The Jews were the West’s prototypical tribal people; our ancestors’ tradition consists of a tribal lifeway directed at this world, an ethics of sustaining communal life. In a comparison that has been well-made within the Jewish Renewal tradition, but seems surprisingly little-known outside of it, the transcendent, ontologically primordial unity of YHVH is reflected in concepts like the Lakota Wakan Tanka and many other Native terms usually translated Great Spirit or Great Mystery; the Navajo term nilch’i shares the same overlapping meanings as Hebrew ruach – spirit, wind, breath – a parallel David Abrams memorably develops in The Spell of the Sensuous. Like most tribal peoples, we have a narrative in which our Creator told us to live justly in a certain part of creation; we mark with gratitude the turning of seasons and spheres. It is this relation with the land that they carried down with them into exile, in a Book written on the skin of a deer.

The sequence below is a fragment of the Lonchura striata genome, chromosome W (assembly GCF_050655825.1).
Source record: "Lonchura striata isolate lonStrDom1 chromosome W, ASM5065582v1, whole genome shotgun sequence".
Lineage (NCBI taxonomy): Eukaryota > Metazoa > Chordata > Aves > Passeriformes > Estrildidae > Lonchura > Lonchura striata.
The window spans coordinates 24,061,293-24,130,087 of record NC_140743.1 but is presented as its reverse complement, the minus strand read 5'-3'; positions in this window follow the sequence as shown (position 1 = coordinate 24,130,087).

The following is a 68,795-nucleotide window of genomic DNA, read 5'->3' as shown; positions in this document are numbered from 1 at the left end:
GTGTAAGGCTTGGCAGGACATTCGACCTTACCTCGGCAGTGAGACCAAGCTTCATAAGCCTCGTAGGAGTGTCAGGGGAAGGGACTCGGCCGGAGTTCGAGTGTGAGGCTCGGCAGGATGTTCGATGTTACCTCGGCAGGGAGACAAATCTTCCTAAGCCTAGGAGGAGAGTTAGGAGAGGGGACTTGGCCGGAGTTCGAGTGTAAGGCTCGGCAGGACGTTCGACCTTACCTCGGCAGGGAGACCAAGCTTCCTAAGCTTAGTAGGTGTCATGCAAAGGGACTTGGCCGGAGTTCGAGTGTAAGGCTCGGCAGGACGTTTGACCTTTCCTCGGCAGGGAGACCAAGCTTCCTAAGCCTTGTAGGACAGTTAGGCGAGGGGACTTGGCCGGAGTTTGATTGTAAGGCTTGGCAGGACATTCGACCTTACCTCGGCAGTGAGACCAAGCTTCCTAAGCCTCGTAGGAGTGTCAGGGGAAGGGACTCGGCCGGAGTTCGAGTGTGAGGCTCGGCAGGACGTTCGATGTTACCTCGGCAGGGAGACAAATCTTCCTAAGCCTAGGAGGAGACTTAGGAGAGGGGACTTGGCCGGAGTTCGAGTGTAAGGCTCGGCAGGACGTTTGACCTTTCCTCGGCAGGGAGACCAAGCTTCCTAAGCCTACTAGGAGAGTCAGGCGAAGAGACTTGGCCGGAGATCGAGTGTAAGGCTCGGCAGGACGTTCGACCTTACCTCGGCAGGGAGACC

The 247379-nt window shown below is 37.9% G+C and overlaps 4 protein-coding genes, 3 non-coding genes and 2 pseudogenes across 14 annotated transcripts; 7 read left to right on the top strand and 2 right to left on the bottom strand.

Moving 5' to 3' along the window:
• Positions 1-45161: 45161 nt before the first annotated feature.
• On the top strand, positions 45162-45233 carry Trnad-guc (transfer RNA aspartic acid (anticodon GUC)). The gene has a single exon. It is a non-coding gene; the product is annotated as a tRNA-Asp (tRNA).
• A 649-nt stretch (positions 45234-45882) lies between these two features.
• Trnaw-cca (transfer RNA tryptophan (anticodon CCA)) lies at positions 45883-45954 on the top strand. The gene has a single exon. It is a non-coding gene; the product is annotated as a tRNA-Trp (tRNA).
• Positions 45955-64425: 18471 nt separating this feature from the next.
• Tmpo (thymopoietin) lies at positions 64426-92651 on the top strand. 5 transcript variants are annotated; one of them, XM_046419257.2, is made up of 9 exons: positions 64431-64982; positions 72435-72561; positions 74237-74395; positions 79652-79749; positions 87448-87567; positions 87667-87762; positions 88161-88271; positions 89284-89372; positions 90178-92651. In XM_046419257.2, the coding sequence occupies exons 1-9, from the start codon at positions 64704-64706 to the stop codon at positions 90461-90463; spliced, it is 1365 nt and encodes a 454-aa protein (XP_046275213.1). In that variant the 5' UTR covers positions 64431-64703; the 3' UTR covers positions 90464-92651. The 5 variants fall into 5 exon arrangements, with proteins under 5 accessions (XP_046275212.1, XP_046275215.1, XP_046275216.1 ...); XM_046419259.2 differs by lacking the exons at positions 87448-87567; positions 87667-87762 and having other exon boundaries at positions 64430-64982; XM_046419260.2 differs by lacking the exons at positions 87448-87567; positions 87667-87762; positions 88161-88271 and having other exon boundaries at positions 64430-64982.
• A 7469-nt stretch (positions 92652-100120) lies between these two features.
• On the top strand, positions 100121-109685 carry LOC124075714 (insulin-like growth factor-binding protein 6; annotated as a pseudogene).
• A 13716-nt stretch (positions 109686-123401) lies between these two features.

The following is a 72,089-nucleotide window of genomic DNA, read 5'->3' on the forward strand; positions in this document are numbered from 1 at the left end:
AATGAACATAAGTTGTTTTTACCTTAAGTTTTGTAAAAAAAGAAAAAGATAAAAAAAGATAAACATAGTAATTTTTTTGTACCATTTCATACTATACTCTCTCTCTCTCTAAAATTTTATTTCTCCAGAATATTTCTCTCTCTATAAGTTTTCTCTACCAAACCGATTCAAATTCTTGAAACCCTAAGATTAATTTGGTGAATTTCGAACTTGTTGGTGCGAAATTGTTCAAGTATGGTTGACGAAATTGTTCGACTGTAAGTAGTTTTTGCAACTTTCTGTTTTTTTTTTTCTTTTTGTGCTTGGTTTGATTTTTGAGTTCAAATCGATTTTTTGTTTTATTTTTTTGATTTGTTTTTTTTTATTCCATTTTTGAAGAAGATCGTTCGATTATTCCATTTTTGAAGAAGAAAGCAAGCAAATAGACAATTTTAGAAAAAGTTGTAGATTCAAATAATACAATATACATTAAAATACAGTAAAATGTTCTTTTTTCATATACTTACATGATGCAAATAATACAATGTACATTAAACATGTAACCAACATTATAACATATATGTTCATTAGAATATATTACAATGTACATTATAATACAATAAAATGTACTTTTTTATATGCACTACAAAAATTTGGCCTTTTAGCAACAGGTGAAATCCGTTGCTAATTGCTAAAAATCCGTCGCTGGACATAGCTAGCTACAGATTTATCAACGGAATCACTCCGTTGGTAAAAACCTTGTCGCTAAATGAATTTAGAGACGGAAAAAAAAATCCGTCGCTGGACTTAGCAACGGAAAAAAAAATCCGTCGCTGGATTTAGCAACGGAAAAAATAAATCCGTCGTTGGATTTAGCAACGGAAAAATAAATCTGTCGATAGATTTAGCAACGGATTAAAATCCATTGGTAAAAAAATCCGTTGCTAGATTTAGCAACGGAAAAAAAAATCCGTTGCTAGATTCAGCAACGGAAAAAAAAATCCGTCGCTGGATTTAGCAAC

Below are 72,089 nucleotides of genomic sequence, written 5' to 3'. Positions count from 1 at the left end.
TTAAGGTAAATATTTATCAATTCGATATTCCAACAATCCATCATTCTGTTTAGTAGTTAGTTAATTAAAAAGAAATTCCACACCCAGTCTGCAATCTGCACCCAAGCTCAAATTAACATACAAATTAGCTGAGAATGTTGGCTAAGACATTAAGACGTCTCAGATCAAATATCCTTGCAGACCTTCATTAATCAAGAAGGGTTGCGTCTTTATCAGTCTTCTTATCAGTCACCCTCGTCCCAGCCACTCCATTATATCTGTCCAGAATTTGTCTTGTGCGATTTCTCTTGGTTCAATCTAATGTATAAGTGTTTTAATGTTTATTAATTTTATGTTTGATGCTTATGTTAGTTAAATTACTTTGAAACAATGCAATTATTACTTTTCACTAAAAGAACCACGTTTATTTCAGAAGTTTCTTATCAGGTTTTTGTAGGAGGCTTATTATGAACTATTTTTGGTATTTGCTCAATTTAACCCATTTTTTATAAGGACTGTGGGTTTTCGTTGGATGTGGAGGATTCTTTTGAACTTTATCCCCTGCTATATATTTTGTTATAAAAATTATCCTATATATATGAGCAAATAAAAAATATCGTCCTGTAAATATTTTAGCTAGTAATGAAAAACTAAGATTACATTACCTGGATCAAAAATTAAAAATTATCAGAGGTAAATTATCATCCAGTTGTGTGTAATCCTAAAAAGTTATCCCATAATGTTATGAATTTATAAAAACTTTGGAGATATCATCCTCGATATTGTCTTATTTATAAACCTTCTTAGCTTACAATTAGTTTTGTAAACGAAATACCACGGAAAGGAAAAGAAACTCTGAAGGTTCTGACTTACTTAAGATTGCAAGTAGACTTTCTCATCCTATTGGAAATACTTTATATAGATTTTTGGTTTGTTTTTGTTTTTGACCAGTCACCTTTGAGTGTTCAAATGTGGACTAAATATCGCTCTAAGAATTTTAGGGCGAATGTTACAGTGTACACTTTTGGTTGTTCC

For all these reasons, it’s not enough to say that Jews should be standing with Standing Rock because justice is our religion, or even because the structural logic of colonial injustice has brought us all to the brink of social and ecological catastrophe; it’s because in a very real sense they are us and we are them. At least, we shouldn’t see each other as more different than tribal people from the Great Plains, Alaska or Mexico, traditional enemies or historically unconnected, who at Standing Rock recognize in each other a common struggle. Insofar as categories like native or indigenous are only thinkable by contrast with the totalizing force of colonialism, they offer a point of departure for thinking other forms that human life could take, sacred traditions beyond the empire of history – as well as tracing the structure of that empire in the violent injustices still smoldering traumatically in our bodies and landscapes. It is this possibility of coming together to find a way beyond these disastrous times that we should learn from the Pan-Indianism of #NoDAPL.